What must the home life be like in the family of a sex researcher, who publishes academic treatises with such titles as "The Sex Habits of American Women?"
The new comedy which plays in Signature Theatre's black box space just north of Shirlington Village is an attempt to answer just that question. Its title is the same as the book the 1950s sexologist is working on in the play, as he remains blithely ignorant of his wife's extramarital activities or his daughter's lesbianism.
The play, by Julie Marie Myatt, was first produced in San Francisco three years ago, and has been picked up by regional theaters from Minnesota to Atlanta. Signature gives it a slick, handsome production on a striking set with a cast of Signature regulars and new faces.
The play juxtaposes a live performance of the story of the 1950s family on a highly detailed set with a videotaped documentary of the current day shown on over a dozen television screens placed behind see-through covers in the set designed by Michael Carnahan. While the videotaped segments are well done, especially the performance of Amy McWilliams as a modern housewife being interviewed about her sexual habits and attitudes, they make little impression on their own and seem simply a distraction from the live action.
THIS IS, AFTER all, live theater. The taped segment's lack of impact almost seems to be an affirmation of the power of live performances over even the best executed technological recreation. Besides, it is never clear why the
segments on tape are shown in black and white on multiple small screens as if they were part of the 1950s story. They could well have been in color on a large screen "home theater" apparatus that would be consistent with the time which the program specifies is 2004.
The live family is the sex researcher -- a German immigrant with a Teutonic view of the proper relationship in a family who expects to be waited on hand and foot while he pursues his professional activities, his perfect 1950s model wife, and their school teacher daughter who is on the brink of spinsterhood in their eyes because she's unmarried at the age of 35. Into the mix comes a young professor, a colleague of the husband who is having an affair with the wife. Also, just to heighten the tension, one of the daughter's life long friends has recently married and is pregnant.
The most important new face for Signature in this production is that of Helen Hedman, who is well known in the local theater community for her work at Maryland's Olney Theatre Center, Rep Stage and Round House Theatre as well as Washington's Shakespeare Theatre Company. She's the wife of the sexologist.
Hedman is an interesting choice for the role. She's bright, chipper, a knockout in Alejo Vietti's spot-on costume designs and the very essence of the ideal housewife of the Eisenhower era. She'd be perfect if the wife was supposed to be 50 or so. However, the script says she's 65. Her daughter is supposed to be surprised that her birthday isn't her 70th. She's supposed to worry that her lover, being a younger man, will be turned off by her 65 year old body with wrinkles, sagging skin and "things that move that never moved before."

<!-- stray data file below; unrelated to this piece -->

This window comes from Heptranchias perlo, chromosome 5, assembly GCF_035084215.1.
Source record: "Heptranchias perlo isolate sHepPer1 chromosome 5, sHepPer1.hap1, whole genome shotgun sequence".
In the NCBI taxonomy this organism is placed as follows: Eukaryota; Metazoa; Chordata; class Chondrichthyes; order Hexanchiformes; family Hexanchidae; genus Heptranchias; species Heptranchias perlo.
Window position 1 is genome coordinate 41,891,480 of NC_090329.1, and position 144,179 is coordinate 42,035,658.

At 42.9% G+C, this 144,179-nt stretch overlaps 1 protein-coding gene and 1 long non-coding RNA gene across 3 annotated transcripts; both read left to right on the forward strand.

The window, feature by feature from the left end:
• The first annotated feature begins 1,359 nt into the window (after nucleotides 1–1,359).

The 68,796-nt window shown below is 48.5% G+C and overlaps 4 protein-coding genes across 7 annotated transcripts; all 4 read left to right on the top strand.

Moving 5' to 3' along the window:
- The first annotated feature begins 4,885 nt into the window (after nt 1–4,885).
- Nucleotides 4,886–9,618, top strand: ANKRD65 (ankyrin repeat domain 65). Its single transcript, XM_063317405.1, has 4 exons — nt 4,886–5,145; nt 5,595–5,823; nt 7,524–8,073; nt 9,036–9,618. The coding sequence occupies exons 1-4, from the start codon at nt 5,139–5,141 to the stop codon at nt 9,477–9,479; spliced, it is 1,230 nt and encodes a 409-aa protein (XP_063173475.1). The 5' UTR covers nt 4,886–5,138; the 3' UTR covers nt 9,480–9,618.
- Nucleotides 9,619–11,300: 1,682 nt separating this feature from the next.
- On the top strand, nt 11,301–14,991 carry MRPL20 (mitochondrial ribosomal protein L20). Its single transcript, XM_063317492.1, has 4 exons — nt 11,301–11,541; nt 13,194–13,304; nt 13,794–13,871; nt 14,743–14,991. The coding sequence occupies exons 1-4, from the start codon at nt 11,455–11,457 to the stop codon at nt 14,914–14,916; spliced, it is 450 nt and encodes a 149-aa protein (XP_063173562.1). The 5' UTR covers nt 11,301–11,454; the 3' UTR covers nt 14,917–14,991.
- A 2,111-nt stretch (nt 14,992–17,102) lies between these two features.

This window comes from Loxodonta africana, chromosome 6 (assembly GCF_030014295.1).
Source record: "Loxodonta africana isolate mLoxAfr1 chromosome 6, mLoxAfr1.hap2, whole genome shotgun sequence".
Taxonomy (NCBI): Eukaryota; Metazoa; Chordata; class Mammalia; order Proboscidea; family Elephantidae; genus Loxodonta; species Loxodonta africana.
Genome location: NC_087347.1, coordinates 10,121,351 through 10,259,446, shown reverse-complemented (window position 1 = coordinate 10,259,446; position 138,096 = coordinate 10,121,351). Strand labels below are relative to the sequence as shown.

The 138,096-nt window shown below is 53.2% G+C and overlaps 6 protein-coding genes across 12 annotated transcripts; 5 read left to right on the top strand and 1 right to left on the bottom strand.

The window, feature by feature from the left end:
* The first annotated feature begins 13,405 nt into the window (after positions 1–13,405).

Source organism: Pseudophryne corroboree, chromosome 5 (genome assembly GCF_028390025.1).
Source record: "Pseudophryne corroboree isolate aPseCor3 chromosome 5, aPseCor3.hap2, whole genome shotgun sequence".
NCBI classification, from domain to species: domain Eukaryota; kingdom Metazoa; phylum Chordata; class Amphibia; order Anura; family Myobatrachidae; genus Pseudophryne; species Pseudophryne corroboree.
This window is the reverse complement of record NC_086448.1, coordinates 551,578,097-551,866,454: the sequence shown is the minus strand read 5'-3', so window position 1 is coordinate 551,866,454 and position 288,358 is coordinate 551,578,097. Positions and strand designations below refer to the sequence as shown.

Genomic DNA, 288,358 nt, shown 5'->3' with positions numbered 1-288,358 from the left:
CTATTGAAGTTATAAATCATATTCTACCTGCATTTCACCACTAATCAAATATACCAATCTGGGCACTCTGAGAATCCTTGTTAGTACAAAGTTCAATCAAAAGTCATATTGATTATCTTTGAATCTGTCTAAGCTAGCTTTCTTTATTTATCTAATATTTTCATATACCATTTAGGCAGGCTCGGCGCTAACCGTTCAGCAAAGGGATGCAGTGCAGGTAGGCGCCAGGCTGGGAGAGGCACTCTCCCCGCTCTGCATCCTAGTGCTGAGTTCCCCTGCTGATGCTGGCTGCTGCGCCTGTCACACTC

Hedman just doesn't look that part. She's too pretty, too trim and too sexy for it. (Truth in reviewing disclosure: this reviewer is in his early 60s. I fully appreciate the beauty of my generation. I don't for a minute intend to imply that a woman who looks 65 or even 70 can't be attractive, fit, sexy and all the rest. It is just that Hedman looks for all the world as if she could still win out against all comers in a competition for a job modeling the latest refrigerator on television's General Electric Theatre where the sponsor wants to appeal to the young and vital homemaker.)
Playing her husband is Ralph Cosham, who is likewise a well known actor in the local community, principally for his work at the Shakespeare Theatre Company. The role is written as a rather one-dimensional foil for the others to play off of, but Cosham imbues it with a solid sense of reality. He not only has the vocal mannerisms of a German accent, he finds a German equivalent in his body language as well. What is more, he manages to insert just a touch of humanity and gentle affection into the role, especially in the scene where he actually says those three little words, "I love you," to his wife who responds with a chipper "I know."
CONTRASTING NICELY with Cosham's old-world stiffness is Will Gartshore as the young colleague having an affair with Hedman's "Agnes." He's formal enough in his scenes with Cosham to make the professional relationship ring true and casual enough with Hedman to make their love affair seem real.
A major contribution to the 1950s feeling of the live portion of the play is the selection of snatches from popular recordings of the day by sound designer Tony Angelini. They set the tone even before a word is spoken
(except for a particularly funny approach to the by now ubiquitous pre-show warnings to turn off cell phones and pagers). The choice of the designer and director Michael Baron in the editing of these sound cues is a text book
case of getting a point across quickly without damaging the pacing of the scenes.
Brad Hathaway reviews theater in Virginia, Washington and Maryland as well as Broadway, and edits Potomac Stages, a website covering theater in the region (www.PotomacStages.com). He can be reached at Brad@PotomacStages.com.